Wolf removal activities to help save endangered caribou herds in the South Selkirk Mountains and South Peace have concluded for the second year of the five-year wolf removal project.
In the South Selkirks, nine wolves were removed. It is estimated that there are another four to six wolves in the area, but none of these wolves have been radio collared to track their movements. Approximately 108,000 hectares of core caribou habitat in the area has been protected from logging and roadbuilding.
In the South Peace, 154 wolves were removed. It is estimated that there are another 25 wolves in the area. Under the Peace Northern Caribou Plan, government’s goal is to protect 498,000 hectare of high-elevation winter range caribou habitat.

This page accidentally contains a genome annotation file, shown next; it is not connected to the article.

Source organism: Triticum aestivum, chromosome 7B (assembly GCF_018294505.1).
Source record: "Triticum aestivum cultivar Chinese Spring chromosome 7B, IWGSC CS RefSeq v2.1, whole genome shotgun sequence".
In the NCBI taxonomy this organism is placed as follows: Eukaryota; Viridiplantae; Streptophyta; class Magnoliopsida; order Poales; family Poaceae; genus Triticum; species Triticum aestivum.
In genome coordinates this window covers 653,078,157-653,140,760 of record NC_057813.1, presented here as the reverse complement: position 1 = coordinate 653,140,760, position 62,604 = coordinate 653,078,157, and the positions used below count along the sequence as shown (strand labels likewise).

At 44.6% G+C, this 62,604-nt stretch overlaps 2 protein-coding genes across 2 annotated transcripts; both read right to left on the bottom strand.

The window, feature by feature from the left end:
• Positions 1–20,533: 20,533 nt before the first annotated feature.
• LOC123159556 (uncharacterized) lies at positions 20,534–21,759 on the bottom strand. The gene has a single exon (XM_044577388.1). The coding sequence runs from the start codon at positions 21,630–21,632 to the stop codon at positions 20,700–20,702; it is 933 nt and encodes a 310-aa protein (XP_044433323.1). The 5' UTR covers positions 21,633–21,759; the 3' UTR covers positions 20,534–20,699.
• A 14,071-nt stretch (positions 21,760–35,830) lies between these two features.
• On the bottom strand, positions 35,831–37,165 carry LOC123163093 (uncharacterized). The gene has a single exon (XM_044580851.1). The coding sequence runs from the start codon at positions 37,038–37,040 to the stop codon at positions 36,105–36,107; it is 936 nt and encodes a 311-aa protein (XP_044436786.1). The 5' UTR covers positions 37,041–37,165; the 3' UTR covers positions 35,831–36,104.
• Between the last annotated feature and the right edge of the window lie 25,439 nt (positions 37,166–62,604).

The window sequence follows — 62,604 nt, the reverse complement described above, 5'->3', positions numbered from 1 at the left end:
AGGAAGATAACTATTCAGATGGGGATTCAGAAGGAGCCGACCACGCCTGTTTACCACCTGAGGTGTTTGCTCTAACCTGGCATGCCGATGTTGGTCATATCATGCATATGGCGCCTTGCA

Both the South Selkirk and South Peace herds have experienced significant losses to wolf predation. The South Selkirk herd numbered 46 caribou in 2009 declining to 12 in the most recent survey conducted in March 2016. This is a loss of six caribou since the 2014 census.
In the four caribou herds in the South Peace (Quintette, Moberly, Scott and Kennedy-Siding), populations are also decreasing and wolves are a key factor. At least 37 per cent of all adult mortalities have been documented as wolf predation.
Hunting and trapping of wolves has not effectively reduced populations and may even split up packs and increase predation rates on caribou. Habitat recovery continues to be an important part of caribou recovery, but cannot address the critical needs of these herds in the short term.